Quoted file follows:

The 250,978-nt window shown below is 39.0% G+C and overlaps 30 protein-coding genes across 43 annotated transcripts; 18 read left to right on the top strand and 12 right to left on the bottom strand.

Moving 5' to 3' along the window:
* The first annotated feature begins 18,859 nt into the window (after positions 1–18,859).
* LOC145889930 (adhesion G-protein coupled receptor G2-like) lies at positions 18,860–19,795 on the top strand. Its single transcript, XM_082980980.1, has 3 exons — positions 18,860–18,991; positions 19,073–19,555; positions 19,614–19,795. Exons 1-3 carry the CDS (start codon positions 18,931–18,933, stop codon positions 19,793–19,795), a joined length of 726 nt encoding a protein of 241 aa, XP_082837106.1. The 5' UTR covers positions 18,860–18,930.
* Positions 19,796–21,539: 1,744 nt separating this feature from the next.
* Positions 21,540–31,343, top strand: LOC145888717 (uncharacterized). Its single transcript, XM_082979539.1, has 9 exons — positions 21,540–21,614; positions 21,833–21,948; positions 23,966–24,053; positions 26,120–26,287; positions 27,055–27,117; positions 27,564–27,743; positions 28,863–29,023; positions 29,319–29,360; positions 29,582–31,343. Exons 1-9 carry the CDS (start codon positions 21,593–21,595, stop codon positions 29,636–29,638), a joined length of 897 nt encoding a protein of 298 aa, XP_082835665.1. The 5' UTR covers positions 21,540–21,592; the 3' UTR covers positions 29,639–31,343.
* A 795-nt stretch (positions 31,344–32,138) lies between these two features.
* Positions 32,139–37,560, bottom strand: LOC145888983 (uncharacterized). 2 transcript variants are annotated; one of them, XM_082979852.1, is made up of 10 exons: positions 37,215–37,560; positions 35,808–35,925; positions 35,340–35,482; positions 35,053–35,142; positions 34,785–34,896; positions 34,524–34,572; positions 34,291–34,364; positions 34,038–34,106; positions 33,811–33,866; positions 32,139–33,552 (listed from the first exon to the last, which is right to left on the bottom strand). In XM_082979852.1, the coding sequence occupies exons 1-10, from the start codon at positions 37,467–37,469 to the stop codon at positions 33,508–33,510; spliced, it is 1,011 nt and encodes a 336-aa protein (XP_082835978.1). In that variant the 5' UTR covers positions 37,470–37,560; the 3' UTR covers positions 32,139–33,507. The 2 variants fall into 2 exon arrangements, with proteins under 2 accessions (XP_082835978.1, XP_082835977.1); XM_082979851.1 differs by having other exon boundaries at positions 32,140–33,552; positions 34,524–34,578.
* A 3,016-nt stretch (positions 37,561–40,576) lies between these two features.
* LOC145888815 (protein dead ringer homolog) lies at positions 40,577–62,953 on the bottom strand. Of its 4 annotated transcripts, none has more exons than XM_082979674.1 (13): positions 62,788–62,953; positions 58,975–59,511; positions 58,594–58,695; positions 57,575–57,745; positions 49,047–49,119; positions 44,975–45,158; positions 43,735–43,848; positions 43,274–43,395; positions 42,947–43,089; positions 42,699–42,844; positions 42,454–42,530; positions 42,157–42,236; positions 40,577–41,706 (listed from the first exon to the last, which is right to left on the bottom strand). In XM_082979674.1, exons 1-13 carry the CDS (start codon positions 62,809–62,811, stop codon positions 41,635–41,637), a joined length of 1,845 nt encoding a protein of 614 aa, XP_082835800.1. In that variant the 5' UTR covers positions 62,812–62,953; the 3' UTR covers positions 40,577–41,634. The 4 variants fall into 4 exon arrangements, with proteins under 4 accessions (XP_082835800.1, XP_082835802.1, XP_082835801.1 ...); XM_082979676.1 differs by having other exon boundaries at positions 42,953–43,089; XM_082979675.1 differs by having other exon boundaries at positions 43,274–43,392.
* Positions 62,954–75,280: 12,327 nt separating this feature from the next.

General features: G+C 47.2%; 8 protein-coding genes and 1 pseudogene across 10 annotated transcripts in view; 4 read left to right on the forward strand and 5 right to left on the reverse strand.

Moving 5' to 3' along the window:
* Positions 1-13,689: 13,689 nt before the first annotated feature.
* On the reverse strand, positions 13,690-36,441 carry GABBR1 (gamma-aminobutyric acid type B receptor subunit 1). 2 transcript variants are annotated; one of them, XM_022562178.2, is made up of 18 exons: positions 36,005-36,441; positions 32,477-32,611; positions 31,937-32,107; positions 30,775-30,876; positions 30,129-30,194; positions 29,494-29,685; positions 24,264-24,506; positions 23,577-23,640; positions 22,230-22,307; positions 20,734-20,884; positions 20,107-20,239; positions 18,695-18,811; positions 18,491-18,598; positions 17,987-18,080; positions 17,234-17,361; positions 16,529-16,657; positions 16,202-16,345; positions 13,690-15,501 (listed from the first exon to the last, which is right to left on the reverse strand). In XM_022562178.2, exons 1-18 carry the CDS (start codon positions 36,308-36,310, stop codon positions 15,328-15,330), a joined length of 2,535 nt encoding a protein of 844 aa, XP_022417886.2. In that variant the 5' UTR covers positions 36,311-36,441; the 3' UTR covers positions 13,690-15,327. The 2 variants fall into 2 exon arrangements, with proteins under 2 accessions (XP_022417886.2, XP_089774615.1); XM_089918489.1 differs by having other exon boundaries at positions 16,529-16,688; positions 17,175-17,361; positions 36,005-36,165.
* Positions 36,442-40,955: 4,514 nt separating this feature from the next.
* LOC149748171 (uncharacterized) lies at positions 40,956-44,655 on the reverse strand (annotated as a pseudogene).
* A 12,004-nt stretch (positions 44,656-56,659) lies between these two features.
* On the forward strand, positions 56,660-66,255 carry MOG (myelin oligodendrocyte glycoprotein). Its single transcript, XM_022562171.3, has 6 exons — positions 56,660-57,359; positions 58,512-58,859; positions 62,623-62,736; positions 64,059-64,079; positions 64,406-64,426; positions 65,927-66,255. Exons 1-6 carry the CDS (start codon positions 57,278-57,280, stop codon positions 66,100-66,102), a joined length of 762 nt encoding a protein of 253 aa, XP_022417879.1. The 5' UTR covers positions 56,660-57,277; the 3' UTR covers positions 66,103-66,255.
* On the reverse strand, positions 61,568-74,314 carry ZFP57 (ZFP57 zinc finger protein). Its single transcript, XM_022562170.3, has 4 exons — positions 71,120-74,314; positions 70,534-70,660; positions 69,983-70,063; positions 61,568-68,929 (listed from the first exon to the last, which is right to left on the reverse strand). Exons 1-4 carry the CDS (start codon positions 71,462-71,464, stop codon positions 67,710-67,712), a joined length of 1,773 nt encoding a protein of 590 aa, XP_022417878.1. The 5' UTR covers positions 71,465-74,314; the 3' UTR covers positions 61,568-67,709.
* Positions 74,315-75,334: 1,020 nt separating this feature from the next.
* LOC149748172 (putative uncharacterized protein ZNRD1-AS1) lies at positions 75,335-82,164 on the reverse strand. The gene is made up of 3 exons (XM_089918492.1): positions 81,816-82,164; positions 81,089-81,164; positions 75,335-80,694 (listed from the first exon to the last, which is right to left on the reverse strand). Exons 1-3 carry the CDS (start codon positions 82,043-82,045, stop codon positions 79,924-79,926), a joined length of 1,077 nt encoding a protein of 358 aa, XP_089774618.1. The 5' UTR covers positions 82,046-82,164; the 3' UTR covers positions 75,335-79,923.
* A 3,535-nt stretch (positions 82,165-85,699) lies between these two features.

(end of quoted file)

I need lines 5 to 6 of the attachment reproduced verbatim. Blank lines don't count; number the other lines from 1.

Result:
* Positions 19,796–21,539: 1,744 nt separating this feature from the next.
* Positions 21,540–31,343, top strand: LOC145888717 (uncharacterized). Its single transcript, XM_082979539.1, has 9 exons — positions 21,540–21,614; positions 21,833–21,948; positions 23,966–24,053; positions 26,120–26,287; positions 27,055–27,117; positions 27,564–27,743; positions 28,863–29,023; positions 29,319–29,360; positions 29,582–31,343. Exons 1-9 carry the CDS (start codon positions 21,593–21,595, stop codon positions 29,636–29,638), a joined length of 897 nt encoding a protein of 298 aa, XP_082835665.1. The 5' UTR covers positions 21,540–21,592; the 3' UTR covers positions 29,639–31,343.